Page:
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Examiner
  • Jeff Fox: Children deserve joy and dreams

  • President Obama said all the right things at the memorial service last week after the Boston Marathon bombings. He spoke to a hurting city and country, and he said the nation’s prayers are with, among others, the families of those killed.

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  • President Obama said all the right things at the memorial service last week after the Boston Marathon bombings. He spoke to a hurting city and country, and he said the nation’s prayers are with, among others, the families of those killed.
    And he talked about the 8-year-old boy, Martin Richard, who died. He was a big Boston Bruins fans. The Bruins have had a good year and might make a nice run in the Stanley Cup playoffs, which start in a few days. Martin no doubt was looking forward to that.
    “His last hours were as perfect as an 8-year-old boy could hope for – with his family, eating ice cream at a sporting event,” the president said.
    As I heard those words, I couldn’t help but think of a day we took my own son, who was 7, to Wrigley Field. It was a good day. He ate three hot dogs, Sammy Sosa – quite the star at the time – hit a home run, and the Cubs came from behind to win. For a kid who likes baseball and sunshine and life itself, that’s close to as good as it gets.
    A couple of years later, we were at a game at Kauffman, and here came “Take Me Out to the Ballgame.” At the age of 9 or 10, I guess, there are still moments when they forget about the imperative to be cool and reserved. The fans sang, and we sang, leading to the last line: “For it’s one, two, three strikes, you’re out” – and now he screams with full enthusiasm and with utter joy on his face – “at the OLD ... BALL ... GA-AME!”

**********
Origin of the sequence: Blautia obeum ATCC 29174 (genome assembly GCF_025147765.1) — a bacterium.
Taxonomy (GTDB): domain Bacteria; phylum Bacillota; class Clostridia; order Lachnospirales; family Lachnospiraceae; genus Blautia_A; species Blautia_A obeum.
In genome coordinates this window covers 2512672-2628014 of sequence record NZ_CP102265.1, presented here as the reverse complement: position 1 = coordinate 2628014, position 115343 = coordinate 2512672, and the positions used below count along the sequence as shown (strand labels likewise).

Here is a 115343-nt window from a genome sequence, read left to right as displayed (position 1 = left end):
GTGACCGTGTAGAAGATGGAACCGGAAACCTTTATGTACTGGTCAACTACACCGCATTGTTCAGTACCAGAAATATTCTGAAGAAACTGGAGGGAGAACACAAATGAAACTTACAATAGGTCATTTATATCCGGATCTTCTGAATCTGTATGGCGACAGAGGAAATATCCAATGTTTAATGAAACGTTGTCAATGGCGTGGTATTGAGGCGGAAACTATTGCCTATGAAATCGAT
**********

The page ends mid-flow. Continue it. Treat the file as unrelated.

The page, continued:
Sports will occasionally offer up those pure moments. If you take a kid to a game and experience that, cherish it. Life is fleeting, and in the age of terrorism we’ve all become more keenly aware of how the harshness of the world intrudes into the lives of even the young, even 8-year-olds whose main concerns should be learning math and worrying about whether the Bruins will win tonight.
    My son was 9 when Sept. 11 happened, old enough not just to know what happened but also old enough to try to fit some of the pieces together. The U.S. invaded Afghanistan that fall in response to the attacks. My son was worried, persistently worried for a time, that he would grow up and end up being sent there, too. We had long talks.
    That boy turned 21 this week. College student. Eagle Scout. Baseball and hockey fan (my fault). NBA fan (totally not my fault). Mom and Dad are proud. He has grown up in a free country, luckily untouched by terrorism but not the nagging fears about it that tug at all of us.
    How, a father wonders, does that darken the world of young people who have known that nagging fear all their lives?
    Page 2 of 2 - The president went on the other day about little Martin: “And we’re left with two enduring images of this little boy – forever smiling for his beloved Bruins, and forever expressing a wish he made on a blue poster board: ‘No more hurting people. Peace.’”
    It’s a beautiful sentiment. It reflects a purity of spirit still possible when you’re 8. In our better moments, I’d like to think, that purity of spirit is open to the rest of us as well.
    Follow Jeff Fox on Twitter @Jeff_Fox.
     
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